Department of Biochemistry University of Oxford Department of Biochemistry
University of Oxford
South Parks Road
Oxford OX1 3QU

Tel: +44 (0)1865 613200
Fax: +44 (0)1865 613201
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Malaria is a parasitic disease virtually absent in the developed world, but that still affects developing countries strongly. Most malaria deaths are caused by a single parasite species, Plasmodium falciparum, and many can be attributed to obstruction of small blood vessels in tissues by red blood cell clumps. Cytoadherence of infected erythrocytes is mediated by a system unique to P. falciparum that includes the PfEMP1 protein family and other parasite components.

Our research focuses on how parasite proteins exported to the host cell endow the erythrocyte with adhesion characteristics, as well as alter its shape and mechanical properties. Overall the parasite exports ~500 proteins, many of which are unique to Plasmodia. Despite being putative targets for therapeutic intervention, ~75% of these proteins have no functional annotation. We try to understand their function by studying the interactions between parasite-parasite and parasite-host components using structural biology and biophysics. We collaborate closely with Prof. Hans-Peter Beck (cell biology, SwissTPH) in these efforts.

We previously determined the structure of the intracellular domain of PfEMP1, the main parasite adhesion receptor, by NMR and SAXS. This segment, termed ATS, mediates adhesion forces from outside the infected erythrocyte to the cytoskeleton. Our analysis suggested that ATS is largely flexible in solution with only a single well-folded core. Yet, ATS is highly conserved. We showed that some of the conserved but flexible segments of ATS form complexes with members of the parasite PHIST protein family, and determined the first structures and complexes of PHIST proteins. A specific PHIST member, PFE1605w (also known as LyMP) was shown to strengthen cytoadherence by linking the PfEMP1 adhesion receptor with the erythrocyte cytoskeleton.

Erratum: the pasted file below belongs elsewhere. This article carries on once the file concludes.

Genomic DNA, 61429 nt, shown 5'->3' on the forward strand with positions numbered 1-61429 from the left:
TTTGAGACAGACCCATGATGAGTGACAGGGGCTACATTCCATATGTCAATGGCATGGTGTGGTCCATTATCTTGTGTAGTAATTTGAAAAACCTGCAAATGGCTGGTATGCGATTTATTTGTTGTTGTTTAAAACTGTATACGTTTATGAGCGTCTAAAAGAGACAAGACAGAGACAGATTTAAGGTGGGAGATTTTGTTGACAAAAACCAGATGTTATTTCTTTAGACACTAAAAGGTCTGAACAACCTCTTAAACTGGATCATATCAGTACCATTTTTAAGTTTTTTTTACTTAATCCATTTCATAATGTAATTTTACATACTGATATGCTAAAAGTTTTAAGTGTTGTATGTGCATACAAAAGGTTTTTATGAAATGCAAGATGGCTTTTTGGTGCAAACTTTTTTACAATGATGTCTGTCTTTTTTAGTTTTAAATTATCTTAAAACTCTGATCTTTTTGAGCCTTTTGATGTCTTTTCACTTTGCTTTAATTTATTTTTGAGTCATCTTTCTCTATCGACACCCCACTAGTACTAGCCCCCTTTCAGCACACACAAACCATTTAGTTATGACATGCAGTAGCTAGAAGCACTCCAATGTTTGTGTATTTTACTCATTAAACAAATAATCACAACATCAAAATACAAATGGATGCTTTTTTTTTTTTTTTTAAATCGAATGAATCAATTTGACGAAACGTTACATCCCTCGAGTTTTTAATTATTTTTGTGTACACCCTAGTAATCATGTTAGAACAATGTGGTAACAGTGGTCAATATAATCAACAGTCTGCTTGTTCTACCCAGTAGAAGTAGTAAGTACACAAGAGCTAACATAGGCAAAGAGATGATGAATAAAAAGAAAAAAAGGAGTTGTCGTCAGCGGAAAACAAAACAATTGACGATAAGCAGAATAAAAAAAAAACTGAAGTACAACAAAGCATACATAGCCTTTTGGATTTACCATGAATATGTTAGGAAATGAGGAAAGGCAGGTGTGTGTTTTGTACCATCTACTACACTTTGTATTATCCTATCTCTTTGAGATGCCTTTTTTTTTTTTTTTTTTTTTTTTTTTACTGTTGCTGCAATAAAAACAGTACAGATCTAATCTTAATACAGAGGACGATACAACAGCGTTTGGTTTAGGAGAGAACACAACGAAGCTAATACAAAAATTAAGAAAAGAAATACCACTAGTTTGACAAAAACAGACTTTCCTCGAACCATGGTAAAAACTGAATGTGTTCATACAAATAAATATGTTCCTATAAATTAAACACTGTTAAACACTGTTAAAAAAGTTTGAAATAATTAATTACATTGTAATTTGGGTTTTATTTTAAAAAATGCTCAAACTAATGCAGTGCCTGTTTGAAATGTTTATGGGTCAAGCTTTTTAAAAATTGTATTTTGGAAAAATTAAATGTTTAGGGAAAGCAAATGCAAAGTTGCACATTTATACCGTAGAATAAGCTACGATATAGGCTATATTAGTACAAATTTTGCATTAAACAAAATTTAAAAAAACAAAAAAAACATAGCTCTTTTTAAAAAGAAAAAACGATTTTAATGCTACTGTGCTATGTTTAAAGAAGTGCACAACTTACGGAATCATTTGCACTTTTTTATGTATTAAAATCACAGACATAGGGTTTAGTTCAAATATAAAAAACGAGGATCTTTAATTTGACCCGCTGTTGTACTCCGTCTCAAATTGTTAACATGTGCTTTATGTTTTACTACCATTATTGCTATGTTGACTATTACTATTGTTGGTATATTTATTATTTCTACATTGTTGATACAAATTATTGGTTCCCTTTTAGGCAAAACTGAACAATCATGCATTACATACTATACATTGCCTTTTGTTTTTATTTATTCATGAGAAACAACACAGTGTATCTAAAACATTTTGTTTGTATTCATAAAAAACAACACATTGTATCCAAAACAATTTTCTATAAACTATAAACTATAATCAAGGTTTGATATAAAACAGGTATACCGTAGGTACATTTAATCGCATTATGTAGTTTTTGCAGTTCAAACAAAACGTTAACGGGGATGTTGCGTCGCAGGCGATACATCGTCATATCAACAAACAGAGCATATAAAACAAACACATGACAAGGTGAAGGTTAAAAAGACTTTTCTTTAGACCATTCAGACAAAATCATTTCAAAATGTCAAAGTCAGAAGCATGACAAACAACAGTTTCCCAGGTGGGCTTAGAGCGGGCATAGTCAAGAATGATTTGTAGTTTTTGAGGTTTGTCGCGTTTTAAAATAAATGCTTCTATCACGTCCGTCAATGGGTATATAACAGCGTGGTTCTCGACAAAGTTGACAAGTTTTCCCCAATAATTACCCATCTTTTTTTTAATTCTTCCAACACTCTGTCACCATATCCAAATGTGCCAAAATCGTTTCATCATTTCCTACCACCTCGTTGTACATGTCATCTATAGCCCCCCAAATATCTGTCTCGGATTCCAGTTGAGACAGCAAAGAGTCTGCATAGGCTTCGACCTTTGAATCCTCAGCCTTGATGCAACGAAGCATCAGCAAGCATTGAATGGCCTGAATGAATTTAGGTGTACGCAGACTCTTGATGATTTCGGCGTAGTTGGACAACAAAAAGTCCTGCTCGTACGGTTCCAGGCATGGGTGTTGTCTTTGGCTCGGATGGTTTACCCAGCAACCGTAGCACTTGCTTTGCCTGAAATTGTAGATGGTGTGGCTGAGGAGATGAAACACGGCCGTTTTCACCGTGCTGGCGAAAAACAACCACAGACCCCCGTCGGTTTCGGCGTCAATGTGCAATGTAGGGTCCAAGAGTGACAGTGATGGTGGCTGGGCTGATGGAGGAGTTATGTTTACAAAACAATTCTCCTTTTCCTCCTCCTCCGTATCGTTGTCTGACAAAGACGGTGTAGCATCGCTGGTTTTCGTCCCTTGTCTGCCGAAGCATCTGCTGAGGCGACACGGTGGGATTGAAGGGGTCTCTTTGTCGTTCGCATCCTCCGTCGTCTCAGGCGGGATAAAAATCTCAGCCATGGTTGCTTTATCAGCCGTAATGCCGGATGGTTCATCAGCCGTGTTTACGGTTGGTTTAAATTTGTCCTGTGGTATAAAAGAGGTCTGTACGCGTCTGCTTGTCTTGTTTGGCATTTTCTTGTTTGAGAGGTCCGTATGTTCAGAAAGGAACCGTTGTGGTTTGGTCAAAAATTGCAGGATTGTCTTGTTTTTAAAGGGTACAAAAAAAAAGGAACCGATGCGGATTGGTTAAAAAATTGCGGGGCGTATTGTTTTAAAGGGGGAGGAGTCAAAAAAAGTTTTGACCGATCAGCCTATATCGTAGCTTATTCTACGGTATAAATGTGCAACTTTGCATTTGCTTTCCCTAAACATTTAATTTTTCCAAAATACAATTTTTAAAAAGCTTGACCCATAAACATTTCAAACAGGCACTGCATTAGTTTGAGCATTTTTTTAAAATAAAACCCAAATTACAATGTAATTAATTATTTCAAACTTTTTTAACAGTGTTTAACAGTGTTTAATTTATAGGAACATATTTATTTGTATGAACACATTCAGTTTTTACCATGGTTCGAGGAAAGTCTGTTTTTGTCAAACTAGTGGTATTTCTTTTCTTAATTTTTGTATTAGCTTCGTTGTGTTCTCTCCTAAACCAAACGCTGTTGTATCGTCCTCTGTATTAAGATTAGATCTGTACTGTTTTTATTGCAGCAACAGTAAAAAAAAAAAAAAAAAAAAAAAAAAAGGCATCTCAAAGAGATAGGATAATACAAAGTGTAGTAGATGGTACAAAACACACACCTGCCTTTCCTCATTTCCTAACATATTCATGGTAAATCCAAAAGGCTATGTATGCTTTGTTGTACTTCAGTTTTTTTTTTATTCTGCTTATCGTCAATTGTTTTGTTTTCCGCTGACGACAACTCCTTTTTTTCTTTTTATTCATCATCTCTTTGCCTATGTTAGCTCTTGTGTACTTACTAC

We currently study how parasite components interact with the erythrocyte cytoskeleton, and in so doing form protrusions on the host cell surface (knobs) on which PfEMP1 locates. We use computational modelling, as well as more traditional schematics, to visualise what knobs look like.


Relevant publications

Cutts EE, Laasch N, Reiter DM, Trenker R, Slater LM, Stansfeld PJ, Vakonakis I (2017) Structural analysis of P. falciparum KAHRP and PfEMP1 complexes with host erythrocyte spectrin suggests a model for cytoadherent knob protrusions. PLoS Pathog 13, e1006552.


Oberli A, Zurbrügg L, Rusch S, Brand F, Butler ME, Day JL, Cutts EE, Lavstsen T, Vakonakis I, Beck HP (2016) Plasmodium falciparum PHIST Proteins Contribute to Cytoadherence and Anchor PfEMP1 to the Host Cell Cytoskeleton. Cell Microbiol 18, 1415-28.


Warncke JD, Vakonakis I, Beck HP (2016) Plasmodium Helical Interspersed Subtelomeric (PHIST) Proteins, at the Center of Host Cell Remodeling. Microbiol Mol Biol Rev 80, 905-27.


Watermeyer JM, Hale VL, Hackett F, Clare DK, Cutts EE, Vakonakis I, Fleck RA, Blackman MJ, Saibil HR (2016) A spiral scaffold underlies cytoadherent knobs in Plasmodium falciparum-infected erythrocytes. Blood 127, 343-51.


Oberli A, Slater LM, Cutts E, Brand F, Mundwiler-Pachlatko E, Rusch S, Masik MFG, Erat MC, Beck HP, Vakonakis I (2014) A Plasmodium falciparum PHIST protein binds the virulence factor PfEMP1 and comigrates to knobs on the host cell surface. FASEB J 28, 4420-4433.


Mayer C, Slater L, Erat MC, Konrat R, Vakonakis I (2012) Structural analysis of the Plasmodium falciparum erythrocyte membrane protein 1 (PfEMP1) intracellular domain reveals a conserved interaction epitope. J Biol Chem. 287, 7182-9.






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